The Entrepreneurship Program at Harvard Business School (HBS), which has offered courses in entrepreneurship for more than a half century and counts some 65,000 graduates, won the top award for MBA programs nationwide from the United States Association for Small Business and Entrepreneurship (USASBE). Devoted to entrepreneurship education and development, the association cited HBS as its National Model MBA Program winner at the organization’s annual conference earlier this month in Dallas.
“The judges were impressed with the breadth and depth of our entrepreneurship program, with 31 faculty in the Entrepreneurial Management unit and another 30 in other units whose work is directly related to entrepreneurship,” said Michael J. Roberts, senior lecturer and executive director of the School’s Arthur Rock Center for Entrepreneurship.
Noting that HBS requires its 900 first-year students to take a course called “The Entrepreneurial Manager” and that the School offers nearly 20 elective courses in entrepreneurship to second-year students, Roberts added, “The judges appreciated that our approach to entrepreneurship – as an opportunity-focused orientation to general management that is applicable in all situations – speaks to all students regardless of their near-term career aspirations. Finally, the judges were interested to see how entrepreneurship was integrated with some of the other key initiatives at the School, including social enterprise, and technology and innovation.”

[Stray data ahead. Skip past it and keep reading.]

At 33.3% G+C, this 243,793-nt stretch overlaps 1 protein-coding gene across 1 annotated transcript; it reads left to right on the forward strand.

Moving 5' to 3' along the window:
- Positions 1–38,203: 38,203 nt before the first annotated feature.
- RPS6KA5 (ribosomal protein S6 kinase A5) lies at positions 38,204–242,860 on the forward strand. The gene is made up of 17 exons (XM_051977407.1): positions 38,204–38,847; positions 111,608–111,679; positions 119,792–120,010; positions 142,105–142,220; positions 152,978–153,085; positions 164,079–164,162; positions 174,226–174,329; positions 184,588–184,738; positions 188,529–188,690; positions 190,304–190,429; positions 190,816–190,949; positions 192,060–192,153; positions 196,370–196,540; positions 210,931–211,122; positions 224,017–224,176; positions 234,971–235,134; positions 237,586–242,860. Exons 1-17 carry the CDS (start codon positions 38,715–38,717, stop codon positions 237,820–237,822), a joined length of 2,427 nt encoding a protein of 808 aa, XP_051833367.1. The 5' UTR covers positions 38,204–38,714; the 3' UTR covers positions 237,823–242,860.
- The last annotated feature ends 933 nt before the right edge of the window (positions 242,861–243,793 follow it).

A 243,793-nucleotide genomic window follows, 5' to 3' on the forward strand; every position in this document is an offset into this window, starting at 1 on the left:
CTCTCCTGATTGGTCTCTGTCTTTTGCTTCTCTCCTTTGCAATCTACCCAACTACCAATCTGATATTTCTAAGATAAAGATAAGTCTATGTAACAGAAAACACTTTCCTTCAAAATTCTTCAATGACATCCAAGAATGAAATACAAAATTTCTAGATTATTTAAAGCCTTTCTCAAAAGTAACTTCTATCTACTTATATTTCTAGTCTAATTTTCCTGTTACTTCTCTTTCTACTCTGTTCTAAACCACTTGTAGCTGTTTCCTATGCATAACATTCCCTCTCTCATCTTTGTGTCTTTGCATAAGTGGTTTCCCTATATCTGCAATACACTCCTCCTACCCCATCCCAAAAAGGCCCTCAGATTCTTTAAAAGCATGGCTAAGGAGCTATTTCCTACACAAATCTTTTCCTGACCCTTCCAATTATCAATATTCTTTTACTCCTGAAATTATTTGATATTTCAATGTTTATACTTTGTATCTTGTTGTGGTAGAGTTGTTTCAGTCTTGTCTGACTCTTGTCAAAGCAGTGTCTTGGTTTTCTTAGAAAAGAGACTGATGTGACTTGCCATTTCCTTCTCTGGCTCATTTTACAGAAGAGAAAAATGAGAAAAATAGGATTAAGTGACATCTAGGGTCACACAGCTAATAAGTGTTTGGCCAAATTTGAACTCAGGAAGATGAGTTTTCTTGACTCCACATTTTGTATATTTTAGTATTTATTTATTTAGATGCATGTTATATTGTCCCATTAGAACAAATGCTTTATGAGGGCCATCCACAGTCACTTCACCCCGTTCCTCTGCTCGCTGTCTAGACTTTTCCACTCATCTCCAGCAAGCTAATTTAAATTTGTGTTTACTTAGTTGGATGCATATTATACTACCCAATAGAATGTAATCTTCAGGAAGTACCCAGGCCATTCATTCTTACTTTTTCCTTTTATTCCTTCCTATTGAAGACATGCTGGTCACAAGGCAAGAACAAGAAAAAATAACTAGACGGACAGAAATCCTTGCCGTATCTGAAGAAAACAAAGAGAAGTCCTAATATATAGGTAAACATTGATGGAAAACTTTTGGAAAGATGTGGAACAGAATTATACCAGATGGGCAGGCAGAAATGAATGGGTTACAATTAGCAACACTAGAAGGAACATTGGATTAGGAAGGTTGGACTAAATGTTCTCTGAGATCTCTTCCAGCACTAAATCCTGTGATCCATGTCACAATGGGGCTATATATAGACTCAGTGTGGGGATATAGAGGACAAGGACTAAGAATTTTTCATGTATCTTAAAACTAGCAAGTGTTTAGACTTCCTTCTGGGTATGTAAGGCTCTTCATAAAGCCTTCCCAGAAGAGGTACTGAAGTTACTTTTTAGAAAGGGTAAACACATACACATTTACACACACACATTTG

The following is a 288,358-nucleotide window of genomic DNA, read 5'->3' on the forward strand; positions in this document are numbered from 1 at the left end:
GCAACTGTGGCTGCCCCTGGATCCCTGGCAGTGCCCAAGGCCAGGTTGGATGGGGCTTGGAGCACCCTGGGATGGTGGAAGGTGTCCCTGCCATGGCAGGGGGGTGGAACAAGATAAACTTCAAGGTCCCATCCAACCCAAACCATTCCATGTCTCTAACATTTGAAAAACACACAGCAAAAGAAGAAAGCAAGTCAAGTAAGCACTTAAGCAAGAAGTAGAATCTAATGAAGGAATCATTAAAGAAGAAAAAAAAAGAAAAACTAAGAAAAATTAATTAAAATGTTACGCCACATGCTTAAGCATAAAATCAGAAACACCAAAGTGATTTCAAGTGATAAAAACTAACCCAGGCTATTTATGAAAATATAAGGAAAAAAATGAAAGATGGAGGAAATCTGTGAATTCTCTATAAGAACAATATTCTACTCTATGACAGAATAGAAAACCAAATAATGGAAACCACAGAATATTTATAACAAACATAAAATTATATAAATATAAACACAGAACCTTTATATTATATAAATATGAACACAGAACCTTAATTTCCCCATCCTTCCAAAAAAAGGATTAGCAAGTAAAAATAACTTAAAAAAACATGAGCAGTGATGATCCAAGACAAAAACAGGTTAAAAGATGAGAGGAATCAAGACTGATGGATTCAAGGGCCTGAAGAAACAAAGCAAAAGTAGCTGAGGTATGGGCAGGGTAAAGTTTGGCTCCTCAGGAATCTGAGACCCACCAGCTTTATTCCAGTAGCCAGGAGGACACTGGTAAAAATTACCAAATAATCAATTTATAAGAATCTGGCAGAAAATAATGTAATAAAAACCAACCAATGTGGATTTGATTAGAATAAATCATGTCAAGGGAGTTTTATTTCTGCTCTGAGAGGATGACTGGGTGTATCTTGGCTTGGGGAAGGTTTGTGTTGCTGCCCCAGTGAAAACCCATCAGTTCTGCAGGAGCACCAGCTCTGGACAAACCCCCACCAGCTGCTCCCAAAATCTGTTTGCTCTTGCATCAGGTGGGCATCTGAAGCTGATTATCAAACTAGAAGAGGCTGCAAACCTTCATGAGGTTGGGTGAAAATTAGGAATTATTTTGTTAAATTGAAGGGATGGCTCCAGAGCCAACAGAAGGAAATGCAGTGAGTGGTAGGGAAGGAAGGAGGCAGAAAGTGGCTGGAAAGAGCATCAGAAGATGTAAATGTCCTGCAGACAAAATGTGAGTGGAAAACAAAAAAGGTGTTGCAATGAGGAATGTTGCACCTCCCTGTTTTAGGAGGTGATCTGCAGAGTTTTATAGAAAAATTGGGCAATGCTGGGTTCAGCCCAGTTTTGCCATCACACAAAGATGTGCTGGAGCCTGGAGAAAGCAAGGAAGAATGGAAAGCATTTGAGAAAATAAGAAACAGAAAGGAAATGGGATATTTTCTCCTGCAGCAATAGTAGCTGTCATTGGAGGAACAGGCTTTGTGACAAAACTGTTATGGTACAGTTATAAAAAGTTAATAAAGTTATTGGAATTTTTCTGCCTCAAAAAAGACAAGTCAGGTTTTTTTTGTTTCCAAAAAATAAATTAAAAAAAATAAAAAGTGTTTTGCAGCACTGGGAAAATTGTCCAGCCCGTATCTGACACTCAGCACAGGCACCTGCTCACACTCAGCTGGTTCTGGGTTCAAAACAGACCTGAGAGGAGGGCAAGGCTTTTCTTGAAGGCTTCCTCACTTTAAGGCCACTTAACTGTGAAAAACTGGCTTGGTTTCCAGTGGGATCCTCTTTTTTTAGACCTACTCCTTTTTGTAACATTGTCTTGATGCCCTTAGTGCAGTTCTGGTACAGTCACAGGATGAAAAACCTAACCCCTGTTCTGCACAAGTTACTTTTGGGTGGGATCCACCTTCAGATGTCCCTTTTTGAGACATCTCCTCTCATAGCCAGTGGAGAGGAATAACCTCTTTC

The School’s entrepreneurship efforts have been supported by the Arthur Rock Center for Entrepreneurship since 2003. Rock, a member of the School’s MBA Class of 1951 and a pioneering venture capitalist who helped form numerous successful startups, including Intel Corp., Teledyne, Scientific Data Systems, and Apple Computer, donated $25 million to HBS to help ensure that entrepreneurship would continue to be a key part of the School’s curriculum. In 1981, Rock and his classmate Fayez Sarofim funded the first professorship at HBS in the field of entrepreneurship.
Beyond the curriculum, the Rock Center also organizes an annual Business Plan Contest, coordinates the activities at the HBS California Research Center in Silicon Valley, and publishes New Business, a twice-yearly overview of entrepreneurial interests and pursuits at HBS. “About 40 percent of HBS graduates describe themselves as entrepreneurs at some point in their career,” Roberts pointed out.
In addition to supporting a variety of faculty projects, the fund that established the Rock Center also provides fellowships for MBA and doctoral students, underwrites symposia and conferences on entrepreneurship, and develops new publications and Web sites to extend the reach and impact of the School’s work in this field.